For activists working to advance women’s reproductive health and rights, this is a big year. It marks the 20th anniversary of the 1994 International Conference on Population and Development (ICPD), the landmark meeting in Cairo in which 179 governments adopted the Programme of Action, a new recognition that women’s reproductive and sexual health and rights are central elements to population and development.
Of course, this year also marks the 30th anniversary of the International Women’s Health Coalition, founded in 1984 in response to an American political climate that was increasingly hostile to abortion rights.
So it was fitting for us to both look back and look ahead with a panel discussion with three young women activists to assess the progress we’ve made and address the challenges that lie ahead for women’s rights.
Moderated by Erin Burnett, host of “Erin Burnett OutFront” on CNN, the discussion featured three outstanding IWHC partners: Sheena Hadi, director of Aahung, based in Karachi, Pakistan; Fadekemi Akinfaderin, co-founder and executive director of Education as a Vaccine (EVA), one of Nigeria’s leading nonprofit organizations; and Yvette Kathurima, head of advocacy of FEMNET, the African Women’s Development and Communication Network, a pan-African network of civil society organizations based in Nairobi, Kenya.
Noting that Africa, and Nigeria especially, has captured the world’s attention recently following Boko Haram’s kidnapping of the Nigerian schoolgirls from Chibok and the #BringBackOurGirls campaign that followed, Burnett wondered if and how the attention has changed their work. “The country is outraged,” Akinfaderin said. “The government hasn’t done enough to bring them back.”
But, Akinfaderin said, while they keep the pressure on the government to do more to bring the girls back home, they’re also examining the root cause: “Why did this happen in the first place? It’s based on the way we value women, and the way we value girls. We are seeing girls as commodities, as the benefits of war that you can just pick up and go. Otherwise, if people valued the lives of women and girls, they wouldn’t have been abducted.”
Akinfaderin says the incident has ignited conversations about girls’ education, gender equality, and what the government can do to prevent further incidents like this. In addition to their coalition work with the #BringBackOurGirls campaign, EVA is using the momentum to advocate for the passage of the Violence Against Persons Prohibition Bill, which would address gender-based violence in Nigeria, including domestic violence, rape, child marriage, and female genital mutilation.
In light of this year’s ICPD anniversary and next year’s 20th anniversary of the Fourth World Conference on Women in Beijing, Kathurima noted “movement fatigue” among the African women’s movement. “For FEMNET, we’ve been standing on the shoulders of giants. The African women’s movement was very vibrant at a key given time, when we were advocating for a lot of things, including the Maputo Protocol,” which Kathurima called “the African women’s bible” because it promoted gender equality, established women’s reproductive rights, called for an end to female genital mutilation, and secured other critical rights for women.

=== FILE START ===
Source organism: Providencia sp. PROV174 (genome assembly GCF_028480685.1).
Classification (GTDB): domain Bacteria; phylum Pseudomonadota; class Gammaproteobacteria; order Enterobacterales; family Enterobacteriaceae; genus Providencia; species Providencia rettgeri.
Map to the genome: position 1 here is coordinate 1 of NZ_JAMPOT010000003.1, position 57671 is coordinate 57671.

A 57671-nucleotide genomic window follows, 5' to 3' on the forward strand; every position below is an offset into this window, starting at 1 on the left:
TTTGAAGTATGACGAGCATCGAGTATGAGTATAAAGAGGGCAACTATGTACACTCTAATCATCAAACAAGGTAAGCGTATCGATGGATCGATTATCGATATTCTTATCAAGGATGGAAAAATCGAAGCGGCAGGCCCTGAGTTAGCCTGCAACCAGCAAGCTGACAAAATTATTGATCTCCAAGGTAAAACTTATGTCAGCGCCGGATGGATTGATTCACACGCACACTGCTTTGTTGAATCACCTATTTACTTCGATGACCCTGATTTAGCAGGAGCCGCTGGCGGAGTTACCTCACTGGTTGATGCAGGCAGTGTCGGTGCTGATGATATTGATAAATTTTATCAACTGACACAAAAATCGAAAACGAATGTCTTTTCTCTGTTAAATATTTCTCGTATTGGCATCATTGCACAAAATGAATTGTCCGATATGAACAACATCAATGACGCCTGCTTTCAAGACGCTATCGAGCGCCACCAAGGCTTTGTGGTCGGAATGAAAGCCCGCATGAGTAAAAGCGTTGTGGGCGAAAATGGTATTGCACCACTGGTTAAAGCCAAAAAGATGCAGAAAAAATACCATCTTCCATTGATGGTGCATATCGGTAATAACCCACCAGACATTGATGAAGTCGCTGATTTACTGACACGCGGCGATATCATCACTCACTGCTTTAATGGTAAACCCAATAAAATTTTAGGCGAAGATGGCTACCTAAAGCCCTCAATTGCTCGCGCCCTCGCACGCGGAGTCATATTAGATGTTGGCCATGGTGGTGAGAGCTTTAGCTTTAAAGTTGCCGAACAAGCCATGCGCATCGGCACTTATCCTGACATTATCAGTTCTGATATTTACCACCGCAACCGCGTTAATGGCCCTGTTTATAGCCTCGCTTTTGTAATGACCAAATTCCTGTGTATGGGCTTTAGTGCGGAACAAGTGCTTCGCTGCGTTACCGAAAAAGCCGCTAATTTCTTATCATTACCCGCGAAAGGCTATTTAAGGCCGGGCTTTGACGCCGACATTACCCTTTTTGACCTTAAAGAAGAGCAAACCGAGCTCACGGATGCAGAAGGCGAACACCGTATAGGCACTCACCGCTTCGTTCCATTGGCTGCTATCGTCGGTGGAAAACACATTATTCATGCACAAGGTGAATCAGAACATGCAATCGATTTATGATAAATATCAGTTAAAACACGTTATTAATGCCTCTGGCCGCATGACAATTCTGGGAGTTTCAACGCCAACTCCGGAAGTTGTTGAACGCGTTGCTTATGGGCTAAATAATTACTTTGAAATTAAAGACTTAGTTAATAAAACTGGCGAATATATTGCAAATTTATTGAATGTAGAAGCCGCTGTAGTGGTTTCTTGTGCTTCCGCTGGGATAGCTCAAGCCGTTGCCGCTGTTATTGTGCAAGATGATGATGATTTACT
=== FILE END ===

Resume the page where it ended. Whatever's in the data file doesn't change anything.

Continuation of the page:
But since then, energy behind the movement has flagged. “The vibrant nature of the African women’s movement is slowly dying out,” Kathurima said. “It’s almost 20 years after Beijing, and we’re still fighting the same battles. We’re still arguing that women have to have access to land and resources such as water, and now, technology. We’re still arguing that girls should have the same rights as boys to inherit. We’re still arguing that sexual and reproductive health and rights is something you’re born with—it’s an innate right. The sisters that were in the movement before are fatigued…and they’re getting upset because they’re seeing patriarchy winning. The systems that are oppressing women and girls are winning the battle.”
Hadi pointed to a similar backslide in terms of addressing women’s reproductive health on a global scale. “What we’re seeing is also a step back, in that women’s bodies are starting to become statistics again,” Hadi said, noting that governments and large NGOs are less focused on women’s rights to health and more focused on the numbers, such as rates of maternal mortality and infant mortality. “I think that’s a very slippery slope,” she says, “Because where we were a decade ago is talking about women’s bodies within the rights language, which is that women have the right to information, and services, and choices, and when you give them those rights, they will make better decisions for themselves—we’ve seen that the world over.”
Both Hadi and Kathurima noted that IWHC’s support has been critical for tackling both problems. To address movement fatigue in Africa, IWHC is supporting FEMNET’s development and implementation of an African women’s strategy for the Post-2015 Development Agenda negotiations at the UN. And at the local, grassroots level, IWHC is supporting Aahung’s outreach work to advance a rights-based agenda in communities. “What’s critical is that [IWHC recognizes] that local organizations who have dialogue and trust with the community are much more able to affect that change, as opposed to large organizations that, again, are sort of looking at the statistics as the more critical point of success,” said Hadi.
After nearly 50 minutes, the panel was opened to questions and comments from the audience. Adenike Esiet, co-founder of Action Health Incorporated in Nigeria, another IWHC partner, stood up. “I’m very, very proud of you,” she said to the young women. “When you say that the older generation is getting weary, I think we can go to bed if we have more women like you.”
Photo: ©Sean Sime